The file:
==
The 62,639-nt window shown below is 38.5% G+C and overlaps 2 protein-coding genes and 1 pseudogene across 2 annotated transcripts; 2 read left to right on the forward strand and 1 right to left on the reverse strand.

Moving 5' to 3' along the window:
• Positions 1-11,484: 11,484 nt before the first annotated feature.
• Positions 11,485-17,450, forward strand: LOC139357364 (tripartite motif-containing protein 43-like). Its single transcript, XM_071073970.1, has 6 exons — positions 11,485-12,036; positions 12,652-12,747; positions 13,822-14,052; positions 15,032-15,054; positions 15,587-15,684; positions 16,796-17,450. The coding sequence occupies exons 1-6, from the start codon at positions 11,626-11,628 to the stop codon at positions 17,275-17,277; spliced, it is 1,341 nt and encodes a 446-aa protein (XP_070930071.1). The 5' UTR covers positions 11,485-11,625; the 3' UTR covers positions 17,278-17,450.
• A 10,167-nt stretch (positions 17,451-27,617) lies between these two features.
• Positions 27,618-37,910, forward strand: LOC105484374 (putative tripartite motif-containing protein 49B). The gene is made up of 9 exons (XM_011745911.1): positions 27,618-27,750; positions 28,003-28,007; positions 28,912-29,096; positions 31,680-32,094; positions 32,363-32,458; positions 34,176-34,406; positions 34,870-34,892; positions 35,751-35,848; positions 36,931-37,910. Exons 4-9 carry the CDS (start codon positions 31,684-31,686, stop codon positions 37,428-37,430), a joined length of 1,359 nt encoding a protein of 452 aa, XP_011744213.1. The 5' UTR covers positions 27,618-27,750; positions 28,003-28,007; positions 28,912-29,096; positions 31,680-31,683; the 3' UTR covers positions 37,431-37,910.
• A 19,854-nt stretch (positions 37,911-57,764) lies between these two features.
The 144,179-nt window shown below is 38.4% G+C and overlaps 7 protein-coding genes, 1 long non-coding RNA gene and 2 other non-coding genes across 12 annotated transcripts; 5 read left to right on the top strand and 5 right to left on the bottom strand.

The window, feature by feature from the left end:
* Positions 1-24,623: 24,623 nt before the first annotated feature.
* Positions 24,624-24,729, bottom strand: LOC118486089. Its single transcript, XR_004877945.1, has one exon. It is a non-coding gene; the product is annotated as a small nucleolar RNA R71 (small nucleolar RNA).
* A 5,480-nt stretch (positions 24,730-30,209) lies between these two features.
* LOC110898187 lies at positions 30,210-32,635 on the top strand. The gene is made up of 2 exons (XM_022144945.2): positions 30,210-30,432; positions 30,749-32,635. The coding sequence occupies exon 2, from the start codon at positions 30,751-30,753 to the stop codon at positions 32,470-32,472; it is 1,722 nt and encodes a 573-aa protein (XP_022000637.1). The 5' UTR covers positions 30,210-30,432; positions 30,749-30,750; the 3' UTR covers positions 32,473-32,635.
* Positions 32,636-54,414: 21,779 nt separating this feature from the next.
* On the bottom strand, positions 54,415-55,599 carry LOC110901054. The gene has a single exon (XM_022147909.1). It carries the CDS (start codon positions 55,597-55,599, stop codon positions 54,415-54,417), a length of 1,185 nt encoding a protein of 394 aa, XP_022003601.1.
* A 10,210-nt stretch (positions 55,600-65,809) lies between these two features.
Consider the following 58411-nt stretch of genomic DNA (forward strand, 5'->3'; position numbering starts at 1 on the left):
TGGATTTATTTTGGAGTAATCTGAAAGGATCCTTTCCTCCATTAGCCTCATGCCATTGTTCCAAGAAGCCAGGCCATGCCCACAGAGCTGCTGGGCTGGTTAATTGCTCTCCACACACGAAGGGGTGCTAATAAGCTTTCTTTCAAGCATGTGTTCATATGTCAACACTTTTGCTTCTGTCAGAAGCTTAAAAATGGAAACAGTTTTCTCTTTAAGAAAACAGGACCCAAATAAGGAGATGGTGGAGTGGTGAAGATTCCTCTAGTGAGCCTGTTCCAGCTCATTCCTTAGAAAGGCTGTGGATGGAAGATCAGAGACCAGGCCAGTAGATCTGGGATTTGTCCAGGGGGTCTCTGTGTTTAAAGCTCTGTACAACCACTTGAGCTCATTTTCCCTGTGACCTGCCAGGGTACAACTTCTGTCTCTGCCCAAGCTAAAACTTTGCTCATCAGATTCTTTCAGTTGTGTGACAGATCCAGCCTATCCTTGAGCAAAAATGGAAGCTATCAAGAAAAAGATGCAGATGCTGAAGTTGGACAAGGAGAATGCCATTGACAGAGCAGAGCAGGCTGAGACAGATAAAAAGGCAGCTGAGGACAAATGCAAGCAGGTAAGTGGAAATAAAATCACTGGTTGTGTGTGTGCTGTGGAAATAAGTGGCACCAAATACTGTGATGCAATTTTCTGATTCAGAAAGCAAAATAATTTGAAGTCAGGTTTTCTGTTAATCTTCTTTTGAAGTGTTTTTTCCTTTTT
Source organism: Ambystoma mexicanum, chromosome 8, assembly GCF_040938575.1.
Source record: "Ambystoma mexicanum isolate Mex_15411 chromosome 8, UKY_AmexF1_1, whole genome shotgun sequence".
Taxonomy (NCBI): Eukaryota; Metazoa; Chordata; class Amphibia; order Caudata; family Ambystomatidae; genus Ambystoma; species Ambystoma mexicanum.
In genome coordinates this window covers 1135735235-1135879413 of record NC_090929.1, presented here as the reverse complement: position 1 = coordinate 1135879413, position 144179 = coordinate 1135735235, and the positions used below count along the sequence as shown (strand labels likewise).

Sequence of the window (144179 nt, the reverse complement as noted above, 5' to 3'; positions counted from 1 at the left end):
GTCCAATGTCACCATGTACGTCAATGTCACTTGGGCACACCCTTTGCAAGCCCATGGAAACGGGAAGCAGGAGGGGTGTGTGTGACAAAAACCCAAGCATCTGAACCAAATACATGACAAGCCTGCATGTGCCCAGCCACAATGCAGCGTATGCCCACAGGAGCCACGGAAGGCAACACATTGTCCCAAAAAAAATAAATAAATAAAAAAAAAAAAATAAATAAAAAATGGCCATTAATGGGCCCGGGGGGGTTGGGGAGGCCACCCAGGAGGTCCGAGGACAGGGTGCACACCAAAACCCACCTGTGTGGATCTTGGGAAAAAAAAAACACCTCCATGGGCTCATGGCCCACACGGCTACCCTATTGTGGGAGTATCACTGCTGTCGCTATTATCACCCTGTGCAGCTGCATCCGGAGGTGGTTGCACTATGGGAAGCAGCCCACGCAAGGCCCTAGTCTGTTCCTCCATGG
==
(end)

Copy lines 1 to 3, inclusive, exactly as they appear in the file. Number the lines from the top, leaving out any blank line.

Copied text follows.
The 62,639-nt window shown below is 38.5% G+C and overlaps 2 protein-coding genes and 1 pseudogene across 2 annotated transcripts; 2 read left to right on the forward strand and 1 right to left on the reverse strand.

Moving 5' to 3' along the window:
• Positions 1-11,484: 11,484 nt before the first annotated feature.